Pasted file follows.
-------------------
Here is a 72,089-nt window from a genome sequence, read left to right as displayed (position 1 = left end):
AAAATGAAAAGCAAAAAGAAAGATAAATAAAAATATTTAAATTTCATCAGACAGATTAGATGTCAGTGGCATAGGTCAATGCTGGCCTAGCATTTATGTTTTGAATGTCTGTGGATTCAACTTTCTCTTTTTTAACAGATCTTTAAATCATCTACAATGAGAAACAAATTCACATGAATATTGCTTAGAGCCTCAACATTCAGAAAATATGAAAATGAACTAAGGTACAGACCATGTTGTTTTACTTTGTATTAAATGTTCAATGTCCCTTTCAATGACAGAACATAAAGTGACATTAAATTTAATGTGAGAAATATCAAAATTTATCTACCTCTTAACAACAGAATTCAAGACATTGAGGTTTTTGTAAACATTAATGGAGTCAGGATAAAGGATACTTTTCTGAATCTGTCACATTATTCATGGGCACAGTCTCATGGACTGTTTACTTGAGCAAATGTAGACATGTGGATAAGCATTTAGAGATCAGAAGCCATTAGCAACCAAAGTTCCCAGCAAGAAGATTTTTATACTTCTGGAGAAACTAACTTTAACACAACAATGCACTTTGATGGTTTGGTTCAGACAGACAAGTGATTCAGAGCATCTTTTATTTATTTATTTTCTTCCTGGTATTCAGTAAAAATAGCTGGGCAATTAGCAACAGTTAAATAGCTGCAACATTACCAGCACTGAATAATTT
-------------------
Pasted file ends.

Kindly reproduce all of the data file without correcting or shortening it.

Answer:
Here is a 72,089-nt window from a genome sequence, read left to right as displayed (position 1 = left end):
AAAATGAAAAGCAAAAAGAAAGATAAATAAAAATATTTAAATTTCATCAGACAGATTAGATGTCAGTGGCATAGGTCAATGCTGGCCTAGCATTTATGTTTTGAATGTCTGTGGATTCAACTTTCTCTTTTTTAACAGATCTTTAAATCATCTACAATGAGAAACAAATTCACATGAATATTGCTTAGAGCCTCAACATTCAGAAAATATGAAAATGAACTAAGGTACAGACCATGTTGTTTTACTTTGTATTAAATGTTCAATGTCCCTTTCAATGACAGAACATAAAGTGACATTAAATTTAATGTGAGAAATATCAAAATTTATCTACCTCTTAACAACAGAATTCAAGACATTGAGGTTTTTGTAAACATTAATGGAGTCAGGATAAAGGATACTTTTCTGAATCTGTCACATTATTCATGGGCACAGTCTCATGGACTGTTTACTTGAGCAAATGTAGACATGTGGATAAGCATTTAGAGATCAGAAGCCATTAGCAACCAAAGTTCCCAGCAAGAAGATTTTTATACTTCTGGAGAAACTAACTTTAACACAACAATGCACTTTGATGGTTTGGTTCAGACAGACAAGTGATTCAGAGCATCTTTTATTTATTTATTTTCTTCCTGGTATTCAGTAAAAATAGCTGGGCAATTAGCAACAGTTAAATAGCTGCAACATTACCAGCACTGAATAATTT